Why is Ergonomics a Concern?

In the past, workers were usually trained to perform the task and any changes made to work processes were done for reasons relating to productivity, without regard to worker comfort. For example, incorporating the assembly line into production facilities increased production rates, but necessitated that each worker in the line perform the same task or tasks all day long, often at increasing production rates. These same changes in production methods, which were often made as a result of technological advances that saved companies hundreds or thousands of dollars, are now costing companies in the form of workers' compensation claims, lost work time, and training.

Many of these technological advances require workers to perform repetitive procedures or work in positions that put a great deal of stress on the musculoskeletal system. This stress can be caused by any number of factors including repetitive motion, excessive force, mechanical stresses caused by tools or machines, poor posture, awkward positioning, lifting, vibrations, temperature extremes, and unaccustomed activity.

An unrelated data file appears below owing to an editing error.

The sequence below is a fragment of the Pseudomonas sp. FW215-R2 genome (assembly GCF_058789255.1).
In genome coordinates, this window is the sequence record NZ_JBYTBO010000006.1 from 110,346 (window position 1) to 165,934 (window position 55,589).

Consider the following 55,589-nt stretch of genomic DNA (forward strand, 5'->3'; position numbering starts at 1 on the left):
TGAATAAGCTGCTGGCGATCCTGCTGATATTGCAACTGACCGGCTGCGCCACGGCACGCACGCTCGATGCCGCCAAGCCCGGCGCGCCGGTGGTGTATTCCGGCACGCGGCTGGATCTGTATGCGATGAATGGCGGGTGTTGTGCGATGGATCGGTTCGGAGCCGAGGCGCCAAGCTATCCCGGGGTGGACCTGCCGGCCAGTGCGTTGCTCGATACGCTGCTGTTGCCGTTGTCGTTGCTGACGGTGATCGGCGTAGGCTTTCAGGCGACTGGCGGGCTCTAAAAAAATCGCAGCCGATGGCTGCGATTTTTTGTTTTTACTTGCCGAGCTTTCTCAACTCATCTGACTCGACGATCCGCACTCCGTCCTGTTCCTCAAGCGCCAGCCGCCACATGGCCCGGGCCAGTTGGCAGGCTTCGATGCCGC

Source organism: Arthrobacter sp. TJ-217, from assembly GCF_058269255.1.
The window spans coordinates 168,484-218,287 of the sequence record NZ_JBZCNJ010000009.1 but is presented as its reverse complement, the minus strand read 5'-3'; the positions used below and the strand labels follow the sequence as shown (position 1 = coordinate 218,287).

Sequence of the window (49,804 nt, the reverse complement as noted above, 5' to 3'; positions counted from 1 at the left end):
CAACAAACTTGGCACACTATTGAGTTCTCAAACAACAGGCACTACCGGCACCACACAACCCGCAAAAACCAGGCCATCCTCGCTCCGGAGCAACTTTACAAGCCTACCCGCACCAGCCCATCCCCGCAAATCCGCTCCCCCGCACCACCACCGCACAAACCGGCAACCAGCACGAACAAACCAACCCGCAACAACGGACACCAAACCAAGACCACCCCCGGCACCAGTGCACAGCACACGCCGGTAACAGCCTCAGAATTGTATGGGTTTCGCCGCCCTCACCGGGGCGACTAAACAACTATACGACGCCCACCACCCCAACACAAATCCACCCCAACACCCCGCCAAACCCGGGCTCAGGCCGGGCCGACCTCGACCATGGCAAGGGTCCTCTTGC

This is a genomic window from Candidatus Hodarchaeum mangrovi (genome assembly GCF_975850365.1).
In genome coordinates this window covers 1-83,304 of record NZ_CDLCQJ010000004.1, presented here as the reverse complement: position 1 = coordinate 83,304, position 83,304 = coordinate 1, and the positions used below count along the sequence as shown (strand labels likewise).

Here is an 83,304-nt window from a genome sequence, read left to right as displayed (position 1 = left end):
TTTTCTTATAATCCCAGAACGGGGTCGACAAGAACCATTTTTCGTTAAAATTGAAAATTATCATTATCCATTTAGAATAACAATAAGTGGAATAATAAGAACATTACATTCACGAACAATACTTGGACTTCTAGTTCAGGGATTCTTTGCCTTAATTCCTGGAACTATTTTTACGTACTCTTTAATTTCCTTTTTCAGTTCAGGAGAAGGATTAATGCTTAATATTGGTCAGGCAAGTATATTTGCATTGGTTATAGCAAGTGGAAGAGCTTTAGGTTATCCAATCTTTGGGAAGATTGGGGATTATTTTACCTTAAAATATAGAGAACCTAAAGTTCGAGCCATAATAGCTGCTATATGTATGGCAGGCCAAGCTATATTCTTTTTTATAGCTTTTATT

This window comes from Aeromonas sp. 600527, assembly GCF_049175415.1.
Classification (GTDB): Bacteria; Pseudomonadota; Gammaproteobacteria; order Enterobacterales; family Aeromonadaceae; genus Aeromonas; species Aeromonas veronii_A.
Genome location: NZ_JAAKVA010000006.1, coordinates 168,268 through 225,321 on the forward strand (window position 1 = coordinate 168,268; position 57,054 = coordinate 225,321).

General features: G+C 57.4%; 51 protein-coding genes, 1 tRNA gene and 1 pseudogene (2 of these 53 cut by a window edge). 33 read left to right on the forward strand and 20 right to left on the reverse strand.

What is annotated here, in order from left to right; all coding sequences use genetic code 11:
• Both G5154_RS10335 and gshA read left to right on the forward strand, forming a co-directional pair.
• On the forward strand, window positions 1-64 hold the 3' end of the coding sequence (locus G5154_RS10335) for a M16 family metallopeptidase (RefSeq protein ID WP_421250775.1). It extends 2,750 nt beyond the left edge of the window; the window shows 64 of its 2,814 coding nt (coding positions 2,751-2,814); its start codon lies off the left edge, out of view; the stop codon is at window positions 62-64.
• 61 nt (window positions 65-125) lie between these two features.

The cost of worker injuries and illnesses caused by these ergonomic stressors is staggering. Over one third of all workers' compensation costs are associated with musculoskeletal disorders (MSDs), injuries caused by trauma to the body occurring over a period of time. A conservative estimate of the medical costs of treating one industrial case of carpal tunnel syndrome, a type of disorder affecting the wrists and hands, is about $20,000 a year.

This cost estimate does not take into consideration the costs involved with lost work time, replacement workers, and reduced productivity. Lower back pain, for example, which is often associated with improper or repeated lifting or sitting for an extended period of time, is responsible for about 1,400 lost work days per 1,000 workers every year. Only the common cold and the flu cause workers to miss more work annually.

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